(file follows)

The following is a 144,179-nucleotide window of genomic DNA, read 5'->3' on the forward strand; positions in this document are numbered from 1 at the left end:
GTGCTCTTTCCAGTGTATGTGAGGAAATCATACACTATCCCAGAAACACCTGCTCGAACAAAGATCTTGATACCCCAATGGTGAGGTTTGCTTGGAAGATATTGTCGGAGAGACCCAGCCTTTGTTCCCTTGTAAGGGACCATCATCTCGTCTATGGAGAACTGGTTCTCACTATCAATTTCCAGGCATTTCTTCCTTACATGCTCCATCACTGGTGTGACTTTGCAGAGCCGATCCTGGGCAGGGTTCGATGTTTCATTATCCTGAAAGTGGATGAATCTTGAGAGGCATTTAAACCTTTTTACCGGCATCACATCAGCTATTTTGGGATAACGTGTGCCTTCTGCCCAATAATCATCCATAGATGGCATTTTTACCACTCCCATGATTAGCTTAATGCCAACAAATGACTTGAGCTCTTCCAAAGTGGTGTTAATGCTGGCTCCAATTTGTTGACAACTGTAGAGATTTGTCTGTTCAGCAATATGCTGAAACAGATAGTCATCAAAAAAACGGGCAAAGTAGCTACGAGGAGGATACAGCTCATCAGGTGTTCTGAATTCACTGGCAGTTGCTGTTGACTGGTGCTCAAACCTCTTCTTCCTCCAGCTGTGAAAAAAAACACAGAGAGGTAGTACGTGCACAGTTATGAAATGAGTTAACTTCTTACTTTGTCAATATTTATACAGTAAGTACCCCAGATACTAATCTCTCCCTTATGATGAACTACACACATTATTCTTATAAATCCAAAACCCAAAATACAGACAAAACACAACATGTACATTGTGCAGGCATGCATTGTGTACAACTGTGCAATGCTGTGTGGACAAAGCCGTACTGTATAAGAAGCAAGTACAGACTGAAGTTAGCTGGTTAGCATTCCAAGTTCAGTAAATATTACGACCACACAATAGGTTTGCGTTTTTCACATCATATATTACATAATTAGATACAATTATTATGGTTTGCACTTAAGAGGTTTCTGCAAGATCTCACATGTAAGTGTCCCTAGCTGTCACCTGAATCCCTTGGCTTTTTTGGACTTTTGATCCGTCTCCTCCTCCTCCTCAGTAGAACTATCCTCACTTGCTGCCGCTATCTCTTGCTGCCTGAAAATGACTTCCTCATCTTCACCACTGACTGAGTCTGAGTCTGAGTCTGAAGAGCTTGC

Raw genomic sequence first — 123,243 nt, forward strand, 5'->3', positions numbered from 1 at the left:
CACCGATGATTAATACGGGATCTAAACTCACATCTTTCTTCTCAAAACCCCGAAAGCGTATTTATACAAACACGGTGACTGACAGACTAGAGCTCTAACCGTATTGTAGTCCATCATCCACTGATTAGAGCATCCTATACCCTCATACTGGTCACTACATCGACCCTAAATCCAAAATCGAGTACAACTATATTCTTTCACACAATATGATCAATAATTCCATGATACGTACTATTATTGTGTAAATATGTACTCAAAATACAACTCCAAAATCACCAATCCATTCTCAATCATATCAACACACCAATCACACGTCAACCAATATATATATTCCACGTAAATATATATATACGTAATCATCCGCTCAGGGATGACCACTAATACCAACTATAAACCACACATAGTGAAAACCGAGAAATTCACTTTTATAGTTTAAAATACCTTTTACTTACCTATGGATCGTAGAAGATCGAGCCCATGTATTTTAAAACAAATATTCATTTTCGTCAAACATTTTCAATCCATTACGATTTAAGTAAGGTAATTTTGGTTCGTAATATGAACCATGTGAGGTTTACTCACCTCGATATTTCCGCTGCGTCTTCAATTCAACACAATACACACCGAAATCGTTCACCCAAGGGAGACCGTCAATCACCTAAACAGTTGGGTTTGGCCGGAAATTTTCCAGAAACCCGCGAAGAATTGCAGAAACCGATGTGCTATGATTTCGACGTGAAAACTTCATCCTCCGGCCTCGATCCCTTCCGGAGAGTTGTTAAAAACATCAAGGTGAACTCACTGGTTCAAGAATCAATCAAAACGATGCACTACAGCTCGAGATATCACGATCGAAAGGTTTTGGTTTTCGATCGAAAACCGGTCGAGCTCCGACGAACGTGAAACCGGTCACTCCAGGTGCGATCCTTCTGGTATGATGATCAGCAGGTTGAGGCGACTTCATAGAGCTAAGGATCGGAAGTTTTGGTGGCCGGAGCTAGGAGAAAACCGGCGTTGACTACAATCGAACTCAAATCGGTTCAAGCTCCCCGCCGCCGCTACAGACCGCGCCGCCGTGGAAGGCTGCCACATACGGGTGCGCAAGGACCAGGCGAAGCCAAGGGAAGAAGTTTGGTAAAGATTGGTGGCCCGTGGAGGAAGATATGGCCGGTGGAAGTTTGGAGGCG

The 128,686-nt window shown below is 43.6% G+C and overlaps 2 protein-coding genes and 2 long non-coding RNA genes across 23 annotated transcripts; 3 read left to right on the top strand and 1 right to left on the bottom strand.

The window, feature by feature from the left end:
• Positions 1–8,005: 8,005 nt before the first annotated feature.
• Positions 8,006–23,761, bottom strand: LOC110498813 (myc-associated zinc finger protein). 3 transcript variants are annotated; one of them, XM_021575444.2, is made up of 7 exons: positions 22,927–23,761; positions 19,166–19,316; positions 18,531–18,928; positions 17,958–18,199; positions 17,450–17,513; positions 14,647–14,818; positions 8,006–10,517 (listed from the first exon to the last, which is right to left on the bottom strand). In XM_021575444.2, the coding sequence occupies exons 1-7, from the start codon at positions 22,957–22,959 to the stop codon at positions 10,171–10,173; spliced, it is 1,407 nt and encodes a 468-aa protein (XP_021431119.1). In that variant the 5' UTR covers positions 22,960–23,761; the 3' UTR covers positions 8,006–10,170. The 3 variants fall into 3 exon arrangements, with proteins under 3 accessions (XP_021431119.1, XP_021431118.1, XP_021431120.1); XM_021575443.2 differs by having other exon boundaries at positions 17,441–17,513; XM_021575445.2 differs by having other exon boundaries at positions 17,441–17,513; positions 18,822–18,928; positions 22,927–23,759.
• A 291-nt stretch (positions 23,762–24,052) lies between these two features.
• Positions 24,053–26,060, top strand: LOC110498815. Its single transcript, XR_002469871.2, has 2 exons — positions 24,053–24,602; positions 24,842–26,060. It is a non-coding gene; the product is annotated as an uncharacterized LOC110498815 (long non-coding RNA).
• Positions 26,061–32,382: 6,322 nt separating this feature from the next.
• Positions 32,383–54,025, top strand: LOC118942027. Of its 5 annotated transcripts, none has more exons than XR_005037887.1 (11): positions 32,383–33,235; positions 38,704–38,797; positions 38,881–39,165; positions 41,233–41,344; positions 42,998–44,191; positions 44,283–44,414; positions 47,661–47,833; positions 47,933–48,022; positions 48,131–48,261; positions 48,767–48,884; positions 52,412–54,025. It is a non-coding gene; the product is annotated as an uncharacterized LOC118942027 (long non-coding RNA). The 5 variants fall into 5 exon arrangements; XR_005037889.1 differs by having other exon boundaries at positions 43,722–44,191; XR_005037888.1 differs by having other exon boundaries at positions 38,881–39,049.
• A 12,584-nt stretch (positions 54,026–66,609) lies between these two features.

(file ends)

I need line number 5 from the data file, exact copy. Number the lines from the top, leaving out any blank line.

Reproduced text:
The 128,686-nt window shown below is 43.6% G+C and overlaps 2 protein-coding genes and 2 long non-coding RNA genes across 23 annotated transcripts; 3 read left to right on the top strand and 1 right to left on the bottom strand.